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WHY NOW IS THE RIGHT TIME TO RESTRATEGISE YOUR PAYROLL

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Steven Watmore, Product Manager, Sage UKI

 

National Payroll Week – admittedly it’s not an awareness week on everybody’s radar. But for payroll professionals, and those in the know, it’s a time to reflect on the changes a year has wrought on the industry. It also provides with the chance to showcase the crucial roles our professionals play in paying the nation.

During the past 18 months, payroll has seen some huge shifts due to the turbulence created by the pandemic, and this has also shone a light on the importance of our payroll experts and the complex job they juggle.

Running from 6th to 10th September, National Payroll Week can be treated as a checkpoint for business leaders to access their own payroll strategies.

Payroll is not just about finances – it’s part of a wider wellbeing issue. And, just as three out of four (72%) HR leaders say the crisis has helped them demonstrate their value and increase understanding of HR’s role, according to Sage research, there is an opportunity for payroll teams to show their value and understanding of the intersection between payroll, job satisfaction, security and morale.

Steven Watmore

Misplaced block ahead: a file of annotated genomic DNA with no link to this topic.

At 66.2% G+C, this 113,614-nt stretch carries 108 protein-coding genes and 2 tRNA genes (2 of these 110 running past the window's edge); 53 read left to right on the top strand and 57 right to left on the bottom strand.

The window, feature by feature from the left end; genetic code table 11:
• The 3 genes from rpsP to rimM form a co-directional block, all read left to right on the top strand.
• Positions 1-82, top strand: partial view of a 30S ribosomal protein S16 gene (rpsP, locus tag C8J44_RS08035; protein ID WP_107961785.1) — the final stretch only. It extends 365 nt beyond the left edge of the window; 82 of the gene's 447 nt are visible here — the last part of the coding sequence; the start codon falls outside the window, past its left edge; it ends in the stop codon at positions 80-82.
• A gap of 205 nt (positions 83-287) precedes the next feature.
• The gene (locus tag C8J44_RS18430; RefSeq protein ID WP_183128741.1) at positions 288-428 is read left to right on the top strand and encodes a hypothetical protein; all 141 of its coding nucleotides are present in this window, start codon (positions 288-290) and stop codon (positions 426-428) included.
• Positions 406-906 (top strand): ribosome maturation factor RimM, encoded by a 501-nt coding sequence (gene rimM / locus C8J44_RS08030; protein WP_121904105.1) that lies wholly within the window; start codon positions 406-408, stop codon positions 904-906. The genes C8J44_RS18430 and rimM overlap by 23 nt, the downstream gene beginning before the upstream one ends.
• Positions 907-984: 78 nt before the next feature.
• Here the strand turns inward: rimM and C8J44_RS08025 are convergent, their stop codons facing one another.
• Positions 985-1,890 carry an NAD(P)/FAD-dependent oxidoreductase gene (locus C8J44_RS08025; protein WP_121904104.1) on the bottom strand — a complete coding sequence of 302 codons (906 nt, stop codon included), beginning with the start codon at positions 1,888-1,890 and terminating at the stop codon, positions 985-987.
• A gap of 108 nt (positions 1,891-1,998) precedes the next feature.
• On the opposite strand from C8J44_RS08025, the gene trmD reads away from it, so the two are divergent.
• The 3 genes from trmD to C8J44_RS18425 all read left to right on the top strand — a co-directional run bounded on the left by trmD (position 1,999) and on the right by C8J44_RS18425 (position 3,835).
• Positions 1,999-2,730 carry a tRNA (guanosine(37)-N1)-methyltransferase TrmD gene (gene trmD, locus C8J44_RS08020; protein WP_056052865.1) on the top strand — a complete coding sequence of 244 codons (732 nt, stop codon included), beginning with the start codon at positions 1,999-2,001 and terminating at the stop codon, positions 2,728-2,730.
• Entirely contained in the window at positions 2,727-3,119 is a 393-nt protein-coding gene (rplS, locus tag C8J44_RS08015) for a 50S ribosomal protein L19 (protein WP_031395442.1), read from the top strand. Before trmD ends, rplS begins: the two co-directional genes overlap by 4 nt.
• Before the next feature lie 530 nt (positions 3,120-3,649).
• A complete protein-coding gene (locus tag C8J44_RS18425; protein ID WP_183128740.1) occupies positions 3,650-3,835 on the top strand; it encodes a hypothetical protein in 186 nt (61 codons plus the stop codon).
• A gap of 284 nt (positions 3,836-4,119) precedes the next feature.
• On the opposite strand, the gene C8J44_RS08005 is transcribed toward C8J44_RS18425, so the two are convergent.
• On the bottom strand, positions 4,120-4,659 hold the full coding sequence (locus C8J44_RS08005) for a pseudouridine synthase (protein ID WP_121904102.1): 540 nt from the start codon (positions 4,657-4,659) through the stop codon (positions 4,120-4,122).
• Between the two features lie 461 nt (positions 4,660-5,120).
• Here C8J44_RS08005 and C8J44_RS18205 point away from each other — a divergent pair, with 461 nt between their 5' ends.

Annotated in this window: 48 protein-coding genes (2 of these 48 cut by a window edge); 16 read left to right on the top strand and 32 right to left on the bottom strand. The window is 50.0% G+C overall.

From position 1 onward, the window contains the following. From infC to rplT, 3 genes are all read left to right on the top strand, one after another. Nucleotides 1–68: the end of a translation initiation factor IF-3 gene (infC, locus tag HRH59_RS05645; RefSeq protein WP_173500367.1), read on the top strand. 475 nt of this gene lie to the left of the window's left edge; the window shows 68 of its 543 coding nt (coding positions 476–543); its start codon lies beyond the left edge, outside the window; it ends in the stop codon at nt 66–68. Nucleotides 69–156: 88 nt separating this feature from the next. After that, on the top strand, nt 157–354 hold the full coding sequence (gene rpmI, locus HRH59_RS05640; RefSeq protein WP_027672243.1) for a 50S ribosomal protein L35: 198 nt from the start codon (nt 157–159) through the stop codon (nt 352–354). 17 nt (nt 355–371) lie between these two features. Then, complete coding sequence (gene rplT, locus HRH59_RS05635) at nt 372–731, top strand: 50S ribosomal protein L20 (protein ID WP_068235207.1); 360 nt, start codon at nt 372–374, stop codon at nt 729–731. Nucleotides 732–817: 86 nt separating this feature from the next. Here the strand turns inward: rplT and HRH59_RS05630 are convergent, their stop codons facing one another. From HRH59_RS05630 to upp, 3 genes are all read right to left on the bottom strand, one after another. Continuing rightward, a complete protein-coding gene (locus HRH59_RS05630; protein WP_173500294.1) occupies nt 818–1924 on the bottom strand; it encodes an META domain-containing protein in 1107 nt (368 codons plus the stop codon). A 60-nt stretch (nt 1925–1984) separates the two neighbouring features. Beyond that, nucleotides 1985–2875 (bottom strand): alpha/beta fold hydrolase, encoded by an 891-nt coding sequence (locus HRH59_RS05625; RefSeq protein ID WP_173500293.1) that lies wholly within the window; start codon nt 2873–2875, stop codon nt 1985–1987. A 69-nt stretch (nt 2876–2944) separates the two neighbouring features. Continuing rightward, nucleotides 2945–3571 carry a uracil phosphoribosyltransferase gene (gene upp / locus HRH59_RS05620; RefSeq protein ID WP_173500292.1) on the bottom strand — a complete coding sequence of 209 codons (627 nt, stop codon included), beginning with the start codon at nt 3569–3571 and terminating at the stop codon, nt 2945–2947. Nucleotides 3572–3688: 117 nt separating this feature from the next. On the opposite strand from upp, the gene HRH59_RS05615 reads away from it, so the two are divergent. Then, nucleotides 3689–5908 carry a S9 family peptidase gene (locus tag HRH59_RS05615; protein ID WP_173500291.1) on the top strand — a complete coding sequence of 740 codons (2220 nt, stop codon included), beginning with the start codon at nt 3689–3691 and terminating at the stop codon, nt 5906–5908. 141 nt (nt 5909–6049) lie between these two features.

Through a company payroll audit, wellbeing and efficiency questions can be raised and tackled. Are there inefficiencies in current payroll? Are staff happy with the way they receive pay? Could investment in digital payroll services boost satisfaction? With these themes in mind, I’m going to focus on three top tips to take your payroll to the next level and meet employee needs head on.

 

  1. Initiate pulse surveys to assess payroll satisfaction

Historically, payroll has appeared to happen by magic and very much behind the scenes. But in the wake of the furlough scheme implementation, and the lifeline this has extended to workers across the country, payroll has gained new visibility as well as complexity.

Payroll now is part of a wider HR conversation. There’s a myriad of demands that align to wellbeing, since getting payroll right is vital for staff to pay for living costs, such as rent, mortgage and bills.

A pulse survey might cast out some insights into how employees are handling the pandemic. Payroll could be a vital piece of the puzzle here, given that the past year has been full of trial and tribulation for many of us, especially where finance is concerned. According to FlexEarn, three quarters (77%) of employees say that money worries impact them at work, so it’s important to explore ways that payroll can help alleviate financial stress for workers in ways like this. Something like Earned Wage Access, which lets staff utilise earned segments of salary in real-time before monthly payrolls, can help manage paying for living costs, especially unexpected expenditure.

 

  1. Audit payroll processes to root out inefficiencies

It’s easy to get overwhelmed by payroll. You need to pay staff, maintain codes of practice and manage cashflow. An emerging challenge is now keeping a handle on time worked as basic or overtime, as there is new fluidity in hours, with temporary workers and churn in companies – as part of a move washing over industries, dubbed the ‘Great Resignation’. An opportunity for businesses is to make sure they’re taking advantage of any government support they may be entitled to. Two good examples to look at is the Employment Allowance and Small Employer’s Relief.